Are retailer extended warranties worth it?

My wife and I bought a TV from Target a few days ago and we’ve got 90 days to come back and get the $60 3 year extended warranty through Target that the salesman claimed was pretty hassle-free and covered basically everything, along with prepaid shipping and whatnot. I know that oftentimes these things are big ripoffs filled with hassles (Best Buy), but at other times they’re very good to have. For instance, I’ve always bought the Gamestop warranty on on my DS, and that has always been extremely easy to take advantage of (I don’t care a whole lot how I treat my DS since I know that I can get a brand new one every year for $20, cough).

So, what’s the consensus on these things?

I don’t know the answer to your question, but I had the exact same question about the Best Buy extended warranties, which you seem to know about. I had been thinking about getting a $100, 4-year extended warranty on a new TV… is this a bad idea? What kind of hassles are you talking about?

I bought a $1600 TV and had it die a month after the manufacturer warranty stopped covering it - about 13 months after purchase. My next TV, I sprung for the 5-year plan. I figure if I’m dropping that kind of cash I need it to last a while so I figured the replacement plan into the cost of the TV when I was shopping around.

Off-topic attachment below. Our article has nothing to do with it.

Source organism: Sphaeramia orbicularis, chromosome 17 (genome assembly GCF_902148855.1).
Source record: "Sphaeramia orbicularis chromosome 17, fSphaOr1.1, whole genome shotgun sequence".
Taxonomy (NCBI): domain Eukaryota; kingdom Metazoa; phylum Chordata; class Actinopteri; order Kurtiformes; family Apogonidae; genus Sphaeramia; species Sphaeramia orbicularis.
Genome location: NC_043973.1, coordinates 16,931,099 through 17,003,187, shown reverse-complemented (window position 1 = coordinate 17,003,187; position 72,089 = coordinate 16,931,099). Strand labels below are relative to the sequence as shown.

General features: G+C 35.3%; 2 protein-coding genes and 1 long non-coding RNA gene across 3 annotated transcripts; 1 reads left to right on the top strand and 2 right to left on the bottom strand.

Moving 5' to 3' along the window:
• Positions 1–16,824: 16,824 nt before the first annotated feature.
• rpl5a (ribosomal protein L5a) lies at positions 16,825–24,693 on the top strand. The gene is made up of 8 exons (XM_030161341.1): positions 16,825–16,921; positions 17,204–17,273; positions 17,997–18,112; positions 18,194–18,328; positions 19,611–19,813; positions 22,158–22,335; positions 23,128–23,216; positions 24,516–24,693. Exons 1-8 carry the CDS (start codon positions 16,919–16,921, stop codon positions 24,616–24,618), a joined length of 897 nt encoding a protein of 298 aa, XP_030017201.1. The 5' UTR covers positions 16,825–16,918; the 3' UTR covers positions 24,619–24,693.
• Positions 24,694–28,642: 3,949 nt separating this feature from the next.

Or just pick a better brand?

Make sure you read the fine print on any extended warranty before you buy it. Also some credit cards will double manufacturer warranties if you purchase it on the card.

Most finance experts agree that extended warranties are a scam, which is why the stores push them so hard. They make hardly any money on electronics sales but make huge money on the warranties.

Personally, I’ve broken down and bought extended warranties for a couple things I thought were crap hardware (PS2, 360) and never had a problem during the warranty period. The time I did have a DVD player go bad, it was still under the regular warranty.

The advice I’ve heard is that you’re better off taking the money you would’ve spent on the extended warranty in a savings account, because that’s basically all the warranty seller does. The difference is that after your two or three years are up, you still have the money.